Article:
Pray allow me to vindicate the position ascribed by you to the Theosophists – but which has also been that of all genuine seekers after Divine communication since the beginning until now – from the reproach of selfishness in declining the control of extraneous spirits. The motive is neither a selfish one, nor is it the fear of affording access to low or bad spirits, but the positive knowledge that it is not only dangerous and injurious to oneself to weaken the bond between oneself and one’s own animating, indwelling spirit by suffering another spirit, whether high or low, to enter in and take possession, but it is injurious to the obsessing spirit itself. To use the faculty of holding converse with visitors, whether from the world of men or the world of spirits, is one thing; but to abdicate the ownership of one’s house, and suffer another to occupy it, the owner being meanwhile altogether unconscious of that other’s character and proceedings, is another thing, and one that is as unwise and perilous in the case of a spiritual as of a material visitor. It is not by seeking outwards that a man can attain the interior unfoldment which alone can advance him spiritually, or qualify him to help others. Only by climbing the ladder within oneself can one reach the kingdom within, which alone is divine. And to seek to climb by the ladder of others is both to fail oneself, and to keep those others back by strengthening the bonds which bind them to earth. No doubt some of those who speak in trance are really uttering that which they know of their own spirit, even though they may suppose it to be an extraneous one. But in this case the speaker is conscious, and understands that which is imparted. The true spirit of a man never controls his client, nor, if it can help it, steps aside to allow another to enter. It is a common mistake to suppose that all sudden and vivid suggestions of ideas or other intimations come from without. A spirit does not cease to be a spirit by becoming incarnate, and it is at least more respectful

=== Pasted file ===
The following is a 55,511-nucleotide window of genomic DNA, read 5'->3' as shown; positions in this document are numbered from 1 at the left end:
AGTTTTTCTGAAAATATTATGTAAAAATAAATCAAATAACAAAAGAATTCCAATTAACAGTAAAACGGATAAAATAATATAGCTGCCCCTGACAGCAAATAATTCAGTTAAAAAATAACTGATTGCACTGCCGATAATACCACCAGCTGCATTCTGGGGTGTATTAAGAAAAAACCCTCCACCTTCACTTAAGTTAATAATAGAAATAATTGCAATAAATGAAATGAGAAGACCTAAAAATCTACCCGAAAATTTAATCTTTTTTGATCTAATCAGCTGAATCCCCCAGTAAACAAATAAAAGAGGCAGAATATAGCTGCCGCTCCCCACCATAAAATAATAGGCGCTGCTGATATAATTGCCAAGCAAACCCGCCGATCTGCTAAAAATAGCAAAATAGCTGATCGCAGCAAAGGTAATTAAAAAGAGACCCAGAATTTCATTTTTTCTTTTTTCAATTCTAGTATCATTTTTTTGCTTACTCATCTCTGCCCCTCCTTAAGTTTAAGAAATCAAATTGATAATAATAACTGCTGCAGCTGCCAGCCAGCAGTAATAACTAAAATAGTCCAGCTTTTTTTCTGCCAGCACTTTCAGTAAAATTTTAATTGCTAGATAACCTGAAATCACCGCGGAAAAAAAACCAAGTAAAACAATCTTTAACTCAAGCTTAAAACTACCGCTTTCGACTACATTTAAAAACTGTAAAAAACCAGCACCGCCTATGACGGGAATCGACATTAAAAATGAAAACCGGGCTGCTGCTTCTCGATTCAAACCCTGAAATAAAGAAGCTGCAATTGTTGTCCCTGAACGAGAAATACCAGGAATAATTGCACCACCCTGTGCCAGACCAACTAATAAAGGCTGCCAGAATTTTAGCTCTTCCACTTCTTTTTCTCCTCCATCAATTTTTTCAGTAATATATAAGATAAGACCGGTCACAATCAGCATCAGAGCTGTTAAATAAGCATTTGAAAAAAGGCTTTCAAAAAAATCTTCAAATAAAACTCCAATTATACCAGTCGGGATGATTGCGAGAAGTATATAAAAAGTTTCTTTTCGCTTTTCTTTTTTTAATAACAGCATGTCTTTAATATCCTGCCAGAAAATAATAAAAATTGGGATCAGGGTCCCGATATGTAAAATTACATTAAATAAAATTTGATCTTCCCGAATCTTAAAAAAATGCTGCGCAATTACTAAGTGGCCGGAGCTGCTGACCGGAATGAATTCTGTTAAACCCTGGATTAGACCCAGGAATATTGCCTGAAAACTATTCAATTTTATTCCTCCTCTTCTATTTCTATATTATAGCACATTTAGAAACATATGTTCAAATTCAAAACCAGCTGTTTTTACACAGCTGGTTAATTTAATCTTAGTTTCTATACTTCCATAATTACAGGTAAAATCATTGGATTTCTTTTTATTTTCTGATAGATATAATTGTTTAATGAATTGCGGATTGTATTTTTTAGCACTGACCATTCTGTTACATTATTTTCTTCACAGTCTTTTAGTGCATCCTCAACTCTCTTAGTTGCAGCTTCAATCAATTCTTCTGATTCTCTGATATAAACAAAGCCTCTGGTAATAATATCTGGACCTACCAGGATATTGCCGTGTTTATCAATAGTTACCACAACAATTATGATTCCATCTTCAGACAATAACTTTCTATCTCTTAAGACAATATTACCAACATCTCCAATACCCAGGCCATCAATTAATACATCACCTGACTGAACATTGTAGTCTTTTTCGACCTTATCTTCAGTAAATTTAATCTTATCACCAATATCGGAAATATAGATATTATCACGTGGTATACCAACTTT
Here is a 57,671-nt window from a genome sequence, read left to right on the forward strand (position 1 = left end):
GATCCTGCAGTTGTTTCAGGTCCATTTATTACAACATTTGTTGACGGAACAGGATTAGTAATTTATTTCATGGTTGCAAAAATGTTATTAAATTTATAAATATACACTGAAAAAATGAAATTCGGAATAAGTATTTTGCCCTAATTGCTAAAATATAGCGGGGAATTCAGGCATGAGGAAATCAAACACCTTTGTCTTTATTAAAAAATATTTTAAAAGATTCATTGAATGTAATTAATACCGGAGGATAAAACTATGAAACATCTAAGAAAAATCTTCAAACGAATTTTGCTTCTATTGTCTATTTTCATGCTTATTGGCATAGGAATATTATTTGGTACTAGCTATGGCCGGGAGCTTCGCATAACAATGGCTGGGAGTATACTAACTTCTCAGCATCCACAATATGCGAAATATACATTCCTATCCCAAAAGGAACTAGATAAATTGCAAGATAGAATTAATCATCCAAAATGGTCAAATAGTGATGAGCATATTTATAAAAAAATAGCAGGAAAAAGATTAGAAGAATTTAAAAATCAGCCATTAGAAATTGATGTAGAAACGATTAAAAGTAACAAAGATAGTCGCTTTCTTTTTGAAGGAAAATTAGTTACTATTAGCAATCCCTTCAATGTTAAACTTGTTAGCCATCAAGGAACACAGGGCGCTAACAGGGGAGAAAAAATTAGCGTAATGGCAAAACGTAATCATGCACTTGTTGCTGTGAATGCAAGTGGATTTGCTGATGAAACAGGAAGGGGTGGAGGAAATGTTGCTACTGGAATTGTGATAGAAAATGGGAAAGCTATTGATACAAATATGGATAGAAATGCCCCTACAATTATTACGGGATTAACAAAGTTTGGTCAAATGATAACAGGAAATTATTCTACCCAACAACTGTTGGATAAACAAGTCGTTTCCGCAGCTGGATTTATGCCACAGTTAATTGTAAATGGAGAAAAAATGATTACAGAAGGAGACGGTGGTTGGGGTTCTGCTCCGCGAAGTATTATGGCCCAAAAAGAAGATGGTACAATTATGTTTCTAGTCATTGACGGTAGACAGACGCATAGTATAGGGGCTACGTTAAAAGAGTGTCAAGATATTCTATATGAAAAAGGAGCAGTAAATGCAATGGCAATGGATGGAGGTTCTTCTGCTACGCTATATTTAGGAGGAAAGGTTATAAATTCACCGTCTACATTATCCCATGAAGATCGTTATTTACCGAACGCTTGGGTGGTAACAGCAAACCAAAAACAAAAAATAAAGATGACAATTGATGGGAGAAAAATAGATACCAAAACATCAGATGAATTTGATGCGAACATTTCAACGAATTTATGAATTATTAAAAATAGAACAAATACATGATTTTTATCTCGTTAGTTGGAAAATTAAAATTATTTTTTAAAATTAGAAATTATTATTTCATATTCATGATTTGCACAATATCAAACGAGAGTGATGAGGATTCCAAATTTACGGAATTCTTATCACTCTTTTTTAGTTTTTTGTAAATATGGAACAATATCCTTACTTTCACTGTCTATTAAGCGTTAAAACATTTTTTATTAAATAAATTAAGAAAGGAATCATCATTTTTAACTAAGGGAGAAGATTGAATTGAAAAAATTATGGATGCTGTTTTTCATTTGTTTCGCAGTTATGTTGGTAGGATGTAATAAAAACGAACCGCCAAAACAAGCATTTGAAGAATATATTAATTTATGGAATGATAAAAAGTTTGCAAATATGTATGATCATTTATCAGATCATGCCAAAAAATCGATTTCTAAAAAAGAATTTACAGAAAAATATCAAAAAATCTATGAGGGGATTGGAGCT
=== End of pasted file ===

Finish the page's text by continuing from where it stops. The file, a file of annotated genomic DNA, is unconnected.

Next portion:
to one’s own spirit to give it the credit for what it tells us, than to set it aside in favour of some wandering stranger. No doubt such visitants may, and do, gain by association with persons of pure and high intent, but it is enough for this end that they frequent the atmosphere of such persons.
(203:1) Letter of E.M. in Light, 8th December 1883, p. 531.